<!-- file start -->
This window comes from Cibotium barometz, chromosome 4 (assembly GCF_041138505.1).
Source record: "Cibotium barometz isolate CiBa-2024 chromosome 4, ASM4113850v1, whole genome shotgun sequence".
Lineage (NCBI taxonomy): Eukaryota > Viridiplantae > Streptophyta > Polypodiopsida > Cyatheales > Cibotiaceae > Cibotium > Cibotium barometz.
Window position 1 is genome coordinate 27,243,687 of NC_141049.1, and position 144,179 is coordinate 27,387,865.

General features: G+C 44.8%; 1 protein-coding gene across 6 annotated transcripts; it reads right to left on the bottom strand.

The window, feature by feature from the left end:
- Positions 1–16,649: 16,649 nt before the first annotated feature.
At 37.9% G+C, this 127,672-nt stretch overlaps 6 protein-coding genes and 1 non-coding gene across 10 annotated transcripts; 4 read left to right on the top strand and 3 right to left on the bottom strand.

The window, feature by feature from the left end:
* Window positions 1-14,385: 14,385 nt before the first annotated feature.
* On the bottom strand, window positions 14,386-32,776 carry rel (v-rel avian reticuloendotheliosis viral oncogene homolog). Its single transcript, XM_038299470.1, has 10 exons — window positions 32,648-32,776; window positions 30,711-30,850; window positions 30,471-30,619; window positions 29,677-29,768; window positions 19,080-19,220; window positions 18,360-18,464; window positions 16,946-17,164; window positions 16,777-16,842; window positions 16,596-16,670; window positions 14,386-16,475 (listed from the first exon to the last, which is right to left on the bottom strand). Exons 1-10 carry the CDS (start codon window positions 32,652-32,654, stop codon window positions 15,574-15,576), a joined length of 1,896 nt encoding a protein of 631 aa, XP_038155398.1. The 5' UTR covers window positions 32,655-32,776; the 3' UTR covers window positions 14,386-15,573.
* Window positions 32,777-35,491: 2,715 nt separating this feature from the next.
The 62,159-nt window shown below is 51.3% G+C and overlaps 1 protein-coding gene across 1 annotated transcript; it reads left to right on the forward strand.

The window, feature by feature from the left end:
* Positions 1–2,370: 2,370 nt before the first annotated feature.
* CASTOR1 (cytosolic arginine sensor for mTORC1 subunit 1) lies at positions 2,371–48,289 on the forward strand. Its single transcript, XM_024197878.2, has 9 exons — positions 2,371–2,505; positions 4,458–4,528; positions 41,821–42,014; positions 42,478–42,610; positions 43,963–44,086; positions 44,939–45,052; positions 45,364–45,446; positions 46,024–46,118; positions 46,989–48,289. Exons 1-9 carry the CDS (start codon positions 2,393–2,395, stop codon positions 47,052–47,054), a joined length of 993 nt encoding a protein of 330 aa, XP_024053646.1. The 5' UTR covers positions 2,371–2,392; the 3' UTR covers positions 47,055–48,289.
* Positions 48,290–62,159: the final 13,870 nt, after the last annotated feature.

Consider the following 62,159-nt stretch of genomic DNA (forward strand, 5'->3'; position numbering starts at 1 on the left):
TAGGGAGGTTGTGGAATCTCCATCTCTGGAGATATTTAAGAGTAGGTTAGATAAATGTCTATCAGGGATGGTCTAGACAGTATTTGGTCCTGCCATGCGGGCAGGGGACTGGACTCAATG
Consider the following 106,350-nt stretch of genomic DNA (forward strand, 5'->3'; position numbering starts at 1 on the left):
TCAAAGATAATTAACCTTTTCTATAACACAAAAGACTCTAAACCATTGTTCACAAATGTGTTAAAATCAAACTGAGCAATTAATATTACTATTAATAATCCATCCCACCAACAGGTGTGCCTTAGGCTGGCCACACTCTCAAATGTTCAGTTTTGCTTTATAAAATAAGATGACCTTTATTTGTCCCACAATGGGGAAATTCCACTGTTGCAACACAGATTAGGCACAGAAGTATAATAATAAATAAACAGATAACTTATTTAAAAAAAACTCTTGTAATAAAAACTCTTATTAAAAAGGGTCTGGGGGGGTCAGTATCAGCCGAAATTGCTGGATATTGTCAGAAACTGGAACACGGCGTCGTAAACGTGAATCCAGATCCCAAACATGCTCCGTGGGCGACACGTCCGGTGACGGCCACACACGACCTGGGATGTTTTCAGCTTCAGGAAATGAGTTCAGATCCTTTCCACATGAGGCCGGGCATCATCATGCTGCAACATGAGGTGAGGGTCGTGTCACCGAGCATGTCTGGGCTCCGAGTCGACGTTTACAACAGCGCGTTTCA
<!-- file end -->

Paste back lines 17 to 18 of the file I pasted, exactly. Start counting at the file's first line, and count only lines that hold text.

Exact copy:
* Positions 48,290–62,159: the final 13,870 nt, after the last annotated feature.

Consider the following 62,159-nt stretch of genomic DNA (forward strand, 5'->3'; position numbering starts at 1 on the left):